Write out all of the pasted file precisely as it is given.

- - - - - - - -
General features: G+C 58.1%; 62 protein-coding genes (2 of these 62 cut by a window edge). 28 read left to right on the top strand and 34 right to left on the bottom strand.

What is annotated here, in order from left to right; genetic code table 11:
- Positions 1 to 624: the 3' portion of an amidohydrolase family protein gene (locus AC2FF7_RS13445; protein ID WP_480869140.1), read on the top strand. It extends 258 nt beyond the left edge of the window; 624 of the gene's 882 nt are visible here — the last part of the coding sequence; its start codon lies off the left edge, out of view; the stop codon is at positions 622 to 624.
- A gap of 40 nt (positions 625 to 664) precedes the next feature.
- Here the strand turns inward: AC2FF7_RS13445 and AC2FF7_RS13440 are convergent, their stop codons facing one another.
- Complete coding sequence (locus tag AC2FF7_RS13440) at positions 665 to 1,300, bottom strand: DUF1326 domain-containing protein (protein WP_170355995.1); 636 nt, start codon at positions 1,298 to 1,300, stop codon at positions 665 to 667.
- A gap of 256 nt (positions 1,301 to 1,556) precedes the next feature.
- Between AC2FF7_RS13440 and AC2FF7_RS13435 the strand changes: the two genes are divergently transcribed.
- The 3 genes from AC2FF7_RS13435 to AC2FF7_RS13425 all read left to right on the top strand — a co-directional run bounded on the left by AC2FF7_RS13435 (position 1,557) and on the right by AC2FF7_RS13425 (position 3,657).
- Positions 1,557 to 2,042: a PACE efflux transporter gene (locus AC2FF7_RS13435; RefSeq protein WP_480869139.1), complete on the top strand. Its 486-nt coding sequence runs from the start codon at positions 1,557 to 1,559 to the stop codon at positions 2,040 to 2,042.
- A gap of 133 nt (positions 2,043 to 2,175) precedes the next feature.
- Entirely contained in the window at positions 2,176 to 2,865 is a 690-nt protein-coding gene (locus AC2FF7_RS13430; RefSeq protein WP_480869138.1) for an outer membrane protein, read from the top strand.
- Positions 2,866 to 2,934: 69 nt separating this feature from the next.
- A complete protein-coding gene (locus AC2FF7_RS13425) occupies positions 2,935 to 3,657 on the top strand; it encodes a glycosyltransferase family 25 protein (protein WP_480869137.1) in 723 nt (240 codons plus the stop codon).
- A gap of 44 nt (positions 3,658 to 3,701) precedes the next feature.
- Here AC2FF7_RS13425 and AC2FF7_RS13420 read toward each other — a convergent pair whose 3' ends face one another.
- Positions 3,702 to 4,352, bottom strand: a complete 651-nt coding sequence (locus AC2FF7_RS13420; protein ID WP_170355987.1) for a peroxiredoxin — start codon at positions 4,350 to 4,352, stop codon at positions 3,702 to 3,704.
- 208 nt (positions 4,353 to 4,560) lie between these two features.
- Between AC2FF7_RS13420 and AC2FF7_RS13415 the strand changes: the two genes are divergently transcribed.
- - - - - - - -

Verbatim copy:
General features: G+C 58.1%; 62 protein-coding genes (2 of these 62 cut by a window edge). 28 read left to right on the top strand and 34 right to left on the bottom strand.

What is annotated here, in order from left to right; genetic code table 11:
- Positions 1 to 624: the 3' portion of an amidohydrolase family protein gene (locus AC2FF7_RS13445; protein ID WP_480869140.1), read on the top strand. It extends 258 nt beyond the left edge of the window; 624 of the gene's 882 nt are visible here — the last part of the coding sequence; its start codon lies off the left edge, out of view; the stop codon is at positions 622 to 624.
- A gap of 40 nt (positions 625 to 664) precedes the next feature.
- Here the strand turns inward: AC2FF7_RS13445 and AC2FF7_RS13440 are convergent, their stop codons facing one another.
- Complete coding sequence (locus tag AC2FF7_RS13440) at positions 665 to 1,300, bottom strand: DUF1326 domain-containing protein (protein WP_170355995.1); 636 nt, start codon at positions 1,298 to 1,300, stop codon at positions 665 to 667.
- A gap of 256 nt (positions 1,301 to 1,556) precedes the next feature.
- Between AC2FF7_RS13440 and AC2FF7_RS13435 the strand changes: the two genes are divergently transcribed.
- The 3 genes from AC2FF7_RS13435 to AC2FF7_RS13425 all read left to right on the top strand — a co-directional run bounded on the left by AC2FF7_RS13435 (position 1,557) and on the right by AC2FF7_RS13425 (position 3,657).
- Positions 1,557 to 2,042: a PACE efflux transporter gene (locus AC2FF7_RS13435; RefSeq protein WP_480869139.1), complete on the top strand. Its 486-nt coding sequence runs from the start codon at positions 1,557 to 1,559 to the stop codon at positions 2,040 to 2,042.
- A gap of 133 nt (positions 2,043 to 2,175) precedes the next feature.
- Entirely contained in the window at positions 2,176 to 2,865 is a 690-nt protein-coding gene (locus AC2FF7_RS13430; RefSeq protein WP_480869138.1) for an outer membrane protein, read from the top strand.
- Positions 2,866 to 2,934: 69 nt separating this feature from the next.
- A complete protein-coding gene (locus AC2FF7_RS13425) occupies positions 2,935 to 3,657 on the top strand; it encodes a glycosyltransferase family 25 protein (protein WP_480869137.1) in 723 nt (240 codons plus the stop codon).
- A gap of 44 nt (positions 3,658 to 3,701) precedes the next feature.
- Here AC2FF7_RS13425 and AC2FF7_RS13420 read toward each other — a convergent pair whose 3' ends face one another.
- Positions 3,702 to 4,352, bottom strand: a complete 651-nt coding sequence (locus AC2FF7_RS13420; protein ID WP_170355987.1) for a peroxiredoxin — start codon at positions 4,350 to 4,352, stop codon at positions 3,702 to 3,704.
- 208 nt (positions 4,353 to 4,560) lie between these two features.
- Between AC2FF7_RS13420 and AC2FF7_RS13415 the strand changes: the two genes are divergently transcribed.